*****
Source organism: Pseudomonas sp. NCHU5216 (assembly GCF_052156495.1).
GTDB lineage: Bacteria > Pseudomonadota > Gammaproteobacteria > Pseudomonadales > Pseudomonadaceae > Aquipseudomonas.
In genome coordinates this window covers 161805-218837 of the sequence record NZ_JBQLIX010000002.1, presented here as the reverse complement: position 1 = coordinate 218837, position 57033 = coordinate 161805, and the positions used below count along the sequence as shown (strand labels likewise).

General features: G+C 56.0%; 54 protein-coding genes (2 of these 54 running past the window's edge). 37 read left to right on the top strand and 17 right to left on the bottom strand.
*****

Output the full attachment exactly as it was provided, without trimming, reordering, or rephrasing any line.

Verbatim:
Source organism: Pseudomonas sp. NCHU5216 (assembly GCF_052156495.1).
GTDB lineage: Bacteria > Pseudomonadota > Gammaproteobacteria > Pseudomonadales > Pseudomonadaceae > Aquipseudomonas.
In genome coordinates this window covers 161805-218837 of the sequence record NZ_JBQLIX010000002.1, presented here as the reverse complement: position 1 = coordinate 218837, position 57033 = coordinate 161805, and the positions used below count along the sequence as shown (strand labels likewise).

General features: G+C 56.0%; 54 protein-coding genes (2 of these 54 running past the window's edge). 37 read left to right on the top strand and 17 right to left on the bottom strand.